At the time, I had just left behind a permalance gig to focus on building my career coaching practice. Still, I was also juggling a number of writing and copyediting assignments, and singing at funerals for money. I considered myself more of a freelancer than an entrepreneur.
Despite this, I joined the YEC and tried not to compare myself to the other, more awesome members, such as the CEO of DISQUS, the founder and CEO of Klout, the CEO of Hootsuite, the co-founder and CEO of Indiegogo, and the founder of Threadless. I slowly grew into my entrepreneur identity. I created a more cohesive online platform, and brainstormed ways in which I could build out the Word Nerd brand.
Another year passed and I was interviewed by a reporter for the Atlantic, who was doing up an article on solopreneurship.
“Do you consider yourself a solopreneur?” he asked me.
“Absolutely,” I said.
Still, not a month had ever gone by in which I hadn’t experienced Impostor Syndrome.
This year has been one of introspection for me. One of confusion. One of frustration. Just three months ago, I wrote about how my depression was affecting my work, and then about how I wanted to change course… but was worried it would be seen as a sign of failure.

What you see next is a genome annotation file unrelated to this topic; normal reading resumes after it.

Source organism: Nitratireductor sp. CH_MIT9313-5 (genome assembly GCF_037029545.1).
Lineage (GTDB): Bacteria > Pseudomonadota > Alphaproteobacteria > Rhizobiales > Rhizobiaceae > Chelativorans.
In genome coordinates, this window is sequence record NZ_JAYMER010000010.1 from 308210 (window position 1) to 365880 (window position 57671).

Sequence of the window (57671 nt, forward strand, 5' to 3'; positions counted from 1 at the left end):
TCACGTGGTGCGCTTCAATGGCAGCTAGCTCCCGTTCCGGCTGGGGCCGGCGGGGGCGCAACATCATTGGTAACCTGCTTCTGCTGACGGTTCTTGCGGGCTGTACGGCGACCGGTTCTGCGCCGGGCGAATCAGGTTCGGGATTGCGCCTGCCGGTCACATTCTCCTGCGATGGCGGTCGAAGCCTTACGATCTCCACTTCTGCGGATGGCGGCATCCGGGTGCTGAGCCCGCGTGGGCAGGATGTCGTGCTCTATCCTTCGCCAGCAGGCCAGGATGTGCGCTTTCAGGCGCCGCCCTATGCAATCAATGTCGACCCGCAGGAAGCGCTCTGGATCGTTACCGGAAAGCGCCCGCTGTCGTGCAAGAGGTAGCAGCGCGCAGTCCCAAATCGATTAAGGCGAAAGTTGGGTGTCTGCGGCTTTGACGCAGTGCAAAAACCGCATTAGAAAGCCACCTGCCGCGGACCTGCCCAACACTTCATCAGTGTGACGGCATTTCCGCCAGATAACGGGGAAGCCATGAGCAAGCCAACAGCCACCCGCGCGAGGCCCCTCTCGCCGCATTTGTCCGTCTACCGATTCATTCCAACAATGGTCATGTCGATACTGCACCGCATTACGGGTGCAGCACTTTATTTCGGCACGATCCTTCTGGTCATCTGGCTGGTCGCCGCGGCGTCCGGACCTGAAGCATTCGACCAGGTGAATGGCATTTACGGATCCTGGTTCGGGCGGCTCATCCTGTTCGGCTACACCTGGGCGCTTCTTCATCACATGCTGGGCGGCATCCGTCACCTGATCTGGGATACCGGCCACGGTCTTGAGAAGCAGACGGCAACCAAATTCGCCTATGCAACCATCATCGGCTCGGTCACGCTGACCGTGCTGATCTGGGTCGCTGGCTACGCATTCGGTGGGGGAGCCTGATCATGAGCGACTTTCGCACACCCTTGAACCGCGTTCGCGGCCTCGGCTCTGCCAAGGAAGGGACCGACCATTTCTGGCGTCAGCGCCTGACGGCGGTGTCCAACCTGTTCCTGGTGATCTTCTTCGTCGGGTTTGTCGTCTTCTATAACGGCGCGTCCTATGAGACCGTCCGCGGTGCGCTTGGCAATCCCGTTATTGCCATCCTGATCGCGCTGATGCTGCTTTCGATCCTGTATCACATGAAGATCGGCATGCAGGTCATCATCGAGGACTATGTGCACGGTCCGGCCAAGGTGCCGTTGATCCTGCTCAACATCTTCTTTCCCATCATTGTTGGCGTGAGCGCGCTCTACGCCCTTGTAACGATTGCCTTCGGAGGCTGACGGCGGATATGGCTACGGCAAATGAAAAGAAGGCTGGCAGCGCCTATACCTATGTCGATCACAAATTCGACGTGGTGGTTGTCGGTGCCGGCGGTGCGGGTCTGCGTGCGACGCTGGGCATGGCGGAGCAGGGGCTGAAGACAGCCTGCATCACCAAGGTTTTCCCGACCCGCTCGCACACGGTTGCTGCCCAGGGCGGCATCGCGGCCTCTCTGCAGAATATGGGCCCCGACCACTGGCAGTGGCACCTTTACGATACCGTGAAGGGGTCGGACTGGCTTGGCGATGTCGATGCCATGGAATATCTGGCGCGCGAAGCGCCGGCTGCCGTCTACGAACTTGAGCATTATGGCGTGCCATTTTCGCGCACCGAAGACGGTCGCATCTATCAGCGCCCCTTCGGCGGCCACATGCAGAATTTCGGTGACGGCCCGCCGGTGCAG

I’m still flailing, and feel as if I’m moving ever-farther-away from that entrepreneur/solopreneur marker.
But it no longer bothers me as it did before. It no longer feels as if I’m trying to wriggle into a pair of skinny jeans that’s half a size too small (man, I hate that).
Now, I’m just doing my thing. And trying to do more of the things that interest me, even if they don’t pay all that much. (Believe me: a post on literary writing vs. money-making writing is in your near future.)
So I’m paying the bills by managing social media for some clients. Writing web copy for others. Ghostwriting a full-on book for yet another client. Developing an info-product with a fellow writer. Coaching beginning freelance writers.
But I’m also doing research for my own book. Developing long-shot queries for stories that have nothing to do with sex. And starting a yoga teacher training program next month.
Once again, my career could possibly be described as “unfocused” (a charge my own, traitorous husband once used to level at me).
But now? I don’t give a damn.
Do you consider yourself a freelancer or an entrepreneur? Do you think they’re two different things?